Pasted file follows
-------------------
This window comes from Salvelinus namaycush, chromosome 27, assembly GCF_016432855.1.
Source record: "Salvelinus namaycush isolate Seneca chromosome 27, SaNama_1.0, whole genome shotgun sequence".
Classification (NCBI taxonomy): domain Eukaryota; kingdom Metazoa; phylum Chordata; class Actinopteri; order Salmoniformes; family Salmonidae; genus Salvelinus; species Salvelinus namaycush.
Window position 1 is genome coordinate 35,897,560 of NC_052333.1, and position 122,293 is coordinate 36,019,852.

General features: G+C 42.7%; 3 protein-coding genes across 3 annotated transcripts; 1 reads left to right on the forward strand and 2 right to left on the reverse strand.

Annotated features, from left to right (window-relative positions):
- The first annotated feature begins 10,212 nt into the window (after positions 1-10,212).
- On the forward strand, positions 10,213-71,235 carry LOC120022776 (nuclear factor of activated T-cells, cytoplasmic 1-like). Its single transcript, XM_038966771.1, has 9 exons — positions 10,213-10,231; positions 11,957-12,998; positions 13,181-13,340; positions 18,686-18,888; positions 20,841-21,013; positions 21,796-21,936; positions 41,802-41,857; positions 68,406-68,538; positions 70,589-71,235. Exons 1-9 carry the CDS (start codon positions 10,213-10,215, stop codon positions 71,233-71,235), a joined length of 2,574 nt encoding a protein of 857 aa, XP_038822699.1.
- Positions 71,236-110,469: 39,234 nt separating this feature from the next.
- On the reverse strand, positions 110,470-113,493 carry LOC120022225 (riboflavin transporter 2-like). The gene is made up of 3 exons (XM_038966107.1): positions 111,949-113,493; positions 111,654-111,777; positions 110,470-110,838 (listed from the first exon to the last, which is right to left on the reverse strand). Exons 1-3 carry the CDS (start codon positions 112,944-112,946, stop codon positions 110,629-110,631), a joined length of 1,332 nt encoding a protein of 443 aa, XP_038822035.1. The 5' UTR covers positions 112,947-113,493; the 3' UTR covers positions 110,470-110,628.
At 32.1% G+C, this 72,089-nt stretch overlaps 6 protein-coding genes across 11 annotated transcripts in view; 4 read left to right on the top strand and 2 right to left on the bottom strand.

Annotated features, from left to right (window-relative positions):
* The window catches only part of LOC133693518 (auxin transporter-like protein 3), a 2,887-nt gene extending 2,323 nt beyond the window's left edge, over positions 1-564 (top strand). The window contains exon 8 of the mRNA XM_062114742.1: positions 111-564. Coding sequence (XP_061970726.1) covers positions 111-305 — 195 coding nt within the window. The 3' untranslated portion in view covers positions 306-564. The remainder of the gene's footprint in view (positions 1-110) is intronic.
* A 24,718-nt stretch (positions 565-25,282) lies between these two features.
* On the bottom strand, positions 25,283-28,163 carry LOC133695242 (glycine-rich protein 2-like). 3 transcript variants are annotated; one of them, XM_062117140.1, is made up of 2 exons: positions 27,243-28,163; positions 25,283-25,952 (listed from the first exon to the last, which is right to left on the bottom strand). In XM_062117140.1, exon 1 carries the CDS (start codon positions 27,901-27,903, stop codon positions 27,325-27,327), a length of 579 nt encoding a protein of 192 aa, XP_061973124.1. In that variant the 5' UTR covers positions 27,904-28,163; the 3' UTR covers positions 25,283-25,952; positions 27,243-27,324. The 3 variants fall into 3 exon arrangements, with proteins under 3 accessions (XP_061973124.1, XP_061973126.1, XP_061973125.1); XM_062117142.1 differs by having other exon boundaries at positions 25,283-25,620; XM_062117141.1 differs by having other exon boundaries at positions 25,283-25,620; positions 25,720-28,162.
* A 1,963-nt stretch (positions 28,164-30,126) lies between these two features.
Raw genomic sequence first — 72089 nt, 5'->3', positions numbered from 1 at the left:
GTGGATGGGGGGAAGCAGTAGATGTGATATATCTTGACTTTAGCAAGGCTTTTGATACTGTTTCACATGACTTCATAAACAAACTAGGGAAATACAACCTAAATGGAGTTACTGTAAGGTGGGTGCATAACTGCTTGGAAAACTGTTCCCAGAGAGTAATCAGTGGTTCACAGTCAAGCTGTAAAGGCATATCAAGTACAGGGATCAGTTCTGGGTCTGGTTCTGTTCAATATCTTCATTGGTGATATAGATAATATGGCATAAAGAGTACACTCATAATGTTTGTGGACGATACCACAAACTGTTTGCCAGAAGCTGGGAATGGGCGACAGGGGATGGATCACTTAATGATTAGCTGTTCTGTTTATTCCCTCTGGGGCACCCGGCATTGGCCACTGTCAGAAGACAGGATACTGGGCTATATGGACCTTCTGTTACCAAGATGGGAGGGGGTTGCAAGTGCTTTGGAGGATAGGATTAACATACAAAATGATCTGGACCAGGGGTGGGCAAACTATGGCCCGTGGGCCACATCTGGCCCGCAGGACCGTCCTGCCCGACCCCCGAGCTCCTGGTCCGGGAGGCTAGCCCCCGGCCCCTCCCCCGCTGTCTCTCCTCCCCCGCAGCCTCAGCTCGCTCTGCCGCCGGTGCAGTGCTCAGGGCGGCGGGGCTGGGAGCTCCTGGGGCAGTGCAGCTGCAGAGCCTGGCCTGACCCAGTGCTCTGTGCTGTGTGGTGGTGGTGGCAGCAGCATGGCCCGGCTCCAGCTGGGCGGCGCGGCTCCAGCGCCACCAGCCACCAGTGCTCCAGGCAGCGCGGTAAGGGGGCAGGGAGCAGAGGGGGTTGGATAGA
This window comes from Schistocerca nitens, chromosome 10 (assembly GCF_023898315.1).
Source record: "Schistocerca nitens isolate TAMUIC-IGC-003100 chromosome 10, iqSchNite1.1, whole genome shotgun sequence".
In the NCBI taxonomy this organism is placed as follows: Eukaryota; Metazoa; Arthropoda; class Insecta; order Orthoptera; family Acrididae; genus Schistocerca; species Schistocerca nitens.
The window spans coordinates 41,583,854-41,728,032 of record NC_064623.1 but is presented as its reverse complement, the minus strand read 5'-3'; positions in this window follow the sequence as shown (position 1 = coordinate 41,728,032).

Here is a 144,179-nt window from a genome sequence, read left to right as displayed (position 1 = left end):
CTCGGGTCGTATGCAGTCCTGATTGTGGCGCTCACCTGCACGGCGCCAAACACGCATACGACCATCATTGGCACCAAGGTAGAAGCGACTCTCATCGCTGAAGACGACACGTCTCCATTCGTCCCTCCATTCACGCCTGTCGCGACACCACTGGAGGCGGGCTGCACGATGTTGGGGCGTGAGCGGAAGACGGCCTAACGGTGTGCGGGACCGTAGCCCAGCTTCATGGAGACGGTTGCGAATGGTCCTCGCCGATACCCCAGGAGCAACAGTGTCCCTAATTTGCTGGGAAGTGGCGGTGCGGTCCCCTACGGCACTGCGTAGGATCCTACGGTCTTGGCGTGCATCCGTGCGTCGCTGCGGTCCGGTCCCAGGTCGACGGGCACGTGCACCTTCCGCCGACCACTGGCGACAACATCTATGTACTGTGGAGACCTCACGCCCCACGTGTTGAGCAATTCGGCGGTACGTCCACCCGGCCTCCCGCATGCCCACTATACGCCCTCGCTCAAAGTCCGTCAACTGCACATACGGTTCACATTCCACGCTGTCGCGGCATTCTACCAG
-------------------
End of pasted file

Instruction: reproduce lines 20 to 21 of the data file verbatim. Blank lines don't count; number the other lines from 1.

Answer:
Source record: "Schistocerca nitens isolate TAMUIC-IGC-003100 chromosome 10, iqSchNite1.1, whole genome shotgun sequence".
In the NCBI taxonomy this organism is placed as follows: Eukaryota; Metazoa; Arthropoda; class Insecta; order Orthoptera; family Acrididae; genus Schistocerca; species Schistocerca nitens.